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New agency takes over foster care system in Hillsborough County

The CEO of Children's Network says the first priority is recruiting foster families and staff members.

HILLSBOROUGH COUNTY, Fla. — Restoring and rebuilding our community's child welfare system has been the topic of conversation for years in the Tampa Bay region.

On July 1, a new child welfare agency, Children's Network of Southwest Florida took over in Hillsborough County after the state terminated the long-time contract with Eckerd Connects.

At the end of 2021, the Florida Department of Children and Families announced it would no longer keep Eckerd Connects as the lead agency across Pinellas, Pasco and Hillsborough counties.

It came after the Pinellas Sheriff launched an investigation into unsupervised kids sleeping in Eckerd offices because there was nowhere for them to go. 

Children's Network, based in Fort Myers, will now be tasked with monitoring roughly 3,000 kids in the Hillsborough County foster care system who need, at the minimum, protection and safety.

CEO of Children's Network of Southwest Florida Nadereh Salim will be the lead on creating a whole new culture in a broken system.

"We came in with our eyes wide open. We knew it was a big challenge," Salim said.

Since March, Salim said she's been making trips to Hillsborough County to start to lay the foundation and build the infrastructure ahead of the official July 1 start. Children's Network's first priority is recruiting and retaining staff and foster parents.

Eventually, Hillsborough County will become its own chapter of Children's Network with its own CEO and board of directors.

10 Tampa Bay's Liz Crawford recently talked with foster parents in the county who are on the verge of quitting. They wanted to remain anonymous out of fear of losing their certification.

They described a familiar scenario — absent case managers who are burnt out and overworked. But it was the specifics that stand out — a little girl with a rotten tooth who can't get the court approval to visit a dentist, children sleeping in offices or cars when there are no beds available and one foster parent who traded the Hillsborough County system for the Pinellas County system because of how bad things had gotten.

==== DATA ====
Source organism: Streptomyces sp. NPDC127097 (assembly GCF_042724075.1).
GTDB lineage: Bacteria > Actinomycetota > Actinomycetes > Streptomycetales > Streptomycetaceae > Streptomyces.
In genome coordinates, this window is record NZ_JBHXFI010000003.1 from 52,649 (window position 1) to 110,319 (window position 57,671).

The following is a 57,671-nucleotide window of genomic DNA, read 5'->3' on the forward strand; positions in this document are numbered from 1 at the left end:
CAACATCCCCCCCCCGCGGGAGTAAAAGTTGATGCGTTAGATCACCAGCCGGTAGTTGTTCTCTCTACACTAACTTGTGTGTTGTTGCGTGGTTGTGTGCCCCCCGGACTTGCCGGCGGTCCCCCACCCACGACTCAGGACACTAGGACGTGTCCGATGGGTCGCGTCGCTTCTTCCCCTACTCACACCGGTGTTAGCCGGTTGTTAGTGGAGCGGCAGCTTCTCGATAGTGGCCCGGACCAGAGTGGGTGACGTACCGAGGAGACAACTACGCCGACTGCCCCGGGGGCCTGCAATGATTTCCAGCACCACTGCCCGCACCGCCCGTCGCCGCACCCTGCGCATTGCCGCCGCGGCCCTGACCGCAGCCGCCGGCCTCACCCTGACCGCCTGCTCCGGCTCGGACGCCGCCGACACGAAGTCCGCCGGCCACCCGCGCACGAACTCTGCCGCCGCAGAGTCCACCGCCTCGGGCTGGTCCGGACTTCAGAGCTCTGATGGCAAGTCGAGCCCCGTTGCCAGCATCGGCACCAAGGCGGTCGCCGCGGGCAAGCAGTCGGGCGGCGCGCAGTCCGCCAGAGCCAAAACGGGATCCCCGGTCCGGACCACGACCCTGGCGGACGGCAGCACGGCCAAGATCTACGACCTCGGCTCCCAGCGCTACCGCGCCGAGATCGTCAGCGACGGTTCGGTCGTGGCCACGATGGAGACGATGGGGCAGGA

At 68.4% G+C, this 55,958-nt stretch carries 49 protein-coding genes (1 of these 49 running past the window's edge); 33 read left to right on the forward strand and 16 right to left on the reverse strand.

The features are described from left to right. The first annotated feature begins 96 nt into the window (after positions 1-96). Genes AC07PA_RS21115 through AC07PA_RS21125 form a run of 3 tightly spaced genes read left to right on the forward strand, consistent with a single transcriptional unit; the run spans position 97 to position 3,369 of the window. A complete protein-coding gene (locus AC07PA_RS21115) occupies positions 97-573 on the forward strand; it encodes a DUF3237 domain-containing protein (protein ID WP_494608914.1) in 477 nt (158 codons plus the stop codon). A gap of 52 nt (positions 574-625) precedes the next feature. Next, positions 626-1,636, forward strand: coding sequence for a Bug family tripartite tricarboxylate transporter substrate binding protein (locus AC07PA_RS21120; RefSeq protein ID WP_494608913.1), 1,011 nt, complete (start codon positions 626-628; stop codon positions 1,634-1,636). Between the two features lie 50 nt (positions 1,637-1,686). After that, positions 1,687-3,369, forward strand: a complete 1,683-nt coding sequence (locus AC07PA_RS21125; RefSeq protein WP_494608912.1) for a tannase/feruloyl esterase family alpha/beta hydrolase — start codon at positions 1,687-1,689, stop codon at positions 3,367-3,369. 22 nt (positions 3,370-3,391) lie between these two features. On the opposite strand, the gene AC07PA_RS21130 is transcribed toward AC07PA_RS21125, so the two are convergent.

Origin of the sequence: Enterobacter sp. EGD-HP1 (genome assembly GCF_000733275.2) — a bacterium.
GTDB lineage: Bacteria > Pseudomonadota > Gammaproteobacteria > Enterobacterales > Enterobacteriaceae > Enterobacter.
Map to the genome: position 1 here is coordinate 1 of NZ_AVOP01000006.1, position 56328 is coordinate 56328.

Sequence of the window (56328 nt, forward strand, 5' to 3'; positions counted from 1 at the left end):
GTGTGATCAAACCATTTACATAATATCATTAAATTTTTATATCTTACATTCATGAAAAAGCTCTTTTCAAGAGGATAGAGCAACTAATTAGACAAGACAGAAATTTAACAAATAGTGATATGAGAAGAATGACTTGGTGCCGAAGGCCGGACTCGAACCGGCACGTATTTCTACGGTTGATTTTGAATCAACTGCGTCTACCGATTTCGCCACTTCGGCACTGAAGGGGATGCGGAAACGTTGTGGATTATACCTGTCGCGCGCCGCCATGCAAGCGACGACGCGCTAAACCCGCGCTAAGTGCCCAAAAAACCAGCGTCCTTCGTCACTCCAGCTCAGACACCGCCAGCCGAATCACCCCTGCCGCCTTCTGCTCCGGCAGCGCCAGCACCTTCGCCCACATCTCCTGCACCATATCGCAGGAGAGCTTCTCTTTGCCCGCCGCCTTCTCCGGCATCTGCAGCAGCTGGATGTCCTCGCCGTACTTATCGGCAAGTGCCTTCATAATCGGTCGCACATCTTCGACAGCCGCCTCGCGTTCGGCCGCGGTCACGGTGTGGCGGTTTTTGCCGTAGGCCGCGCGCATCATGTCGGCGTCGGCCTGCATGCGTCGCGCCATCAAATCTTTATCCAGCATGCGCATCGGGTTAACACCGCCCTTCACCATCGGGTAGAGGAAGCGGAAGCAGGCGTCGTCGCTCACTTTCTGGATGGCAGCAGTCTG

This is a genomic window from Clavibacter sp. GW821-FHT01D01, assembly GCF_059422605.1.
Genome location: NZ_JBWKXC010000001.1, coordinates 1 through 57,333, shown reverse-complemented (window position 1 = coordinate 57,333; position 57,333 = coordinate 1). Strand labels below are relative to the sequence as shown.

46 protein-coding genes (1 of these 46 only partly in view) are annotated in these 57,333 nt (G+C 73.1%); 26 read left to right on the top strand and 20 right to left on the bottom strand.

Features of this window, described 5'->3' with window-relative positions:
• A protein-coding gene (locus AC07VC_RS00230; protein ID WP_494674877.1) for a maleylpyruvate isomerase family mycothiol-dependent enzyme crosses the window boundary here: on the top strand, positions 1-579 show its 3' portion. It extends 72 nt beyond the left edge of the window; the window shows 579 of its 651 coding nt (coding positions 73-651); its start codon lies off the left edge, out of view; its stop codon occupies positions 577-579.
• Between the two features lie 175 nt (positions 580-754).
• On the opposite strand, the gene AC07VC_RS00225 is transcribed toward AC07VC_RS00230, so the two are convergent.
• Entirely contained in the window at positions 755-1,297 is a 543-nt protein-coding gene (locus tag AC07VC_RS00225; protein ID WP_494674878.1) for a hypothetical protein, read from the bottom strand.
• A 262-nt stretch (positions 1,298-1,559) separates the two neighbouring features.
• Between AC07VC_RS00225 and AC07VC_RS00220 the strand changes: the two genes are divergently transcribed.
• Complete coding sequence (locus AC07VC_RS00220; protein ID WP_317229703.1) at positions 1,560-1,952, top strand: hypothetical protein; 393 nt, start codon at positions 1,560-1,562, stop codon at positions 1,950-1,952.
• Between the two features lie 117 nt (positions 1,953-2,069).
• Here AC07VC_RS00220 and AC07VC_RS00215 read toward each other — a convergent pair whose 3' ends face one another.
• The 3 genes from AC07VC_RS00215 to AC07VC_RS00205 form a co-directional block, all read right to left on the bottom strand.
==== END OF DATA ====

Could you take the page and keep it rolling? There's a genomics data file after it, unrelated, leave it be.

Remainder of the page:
"There are between 50 and 60 children who don’t have a place, a permanent place to go in the foster care system every night in Hillsborough right now," Robin Rosenberg said, the deputy director with Florida’s Children First, a statewide advocacy organization focused on the rights of children under the care of the state.

Salim says she's aware of the circumstances and she's heard the pleas of foster parents, staff, court representatives and birth families. She's already increased salaries for case workers and decreased the workload to address staff retention.

"That has really started to pay dividends even in this short amount of time, some folks had left, they’re coming back now because they see the wages are decent," Salim said.

The state legislature allotted more money in the 2022 budget to the child welfare system. Pinellas, Pasco and Hillsborough counties are seeing much of that as new agencies work to rebuild the foster systems left by Eckerd Connects.

10 Tampa Bay reached out to the Department of Children and Families about the allegations and asked specifically what the department did to help neglected children in the Tampa Bay region after the criminal investigation was launched into Eckerd Connects.

We still haven't gotten a response to our questions, but a spokesperson said to reach out to the Children's Network of Southwest Florida.

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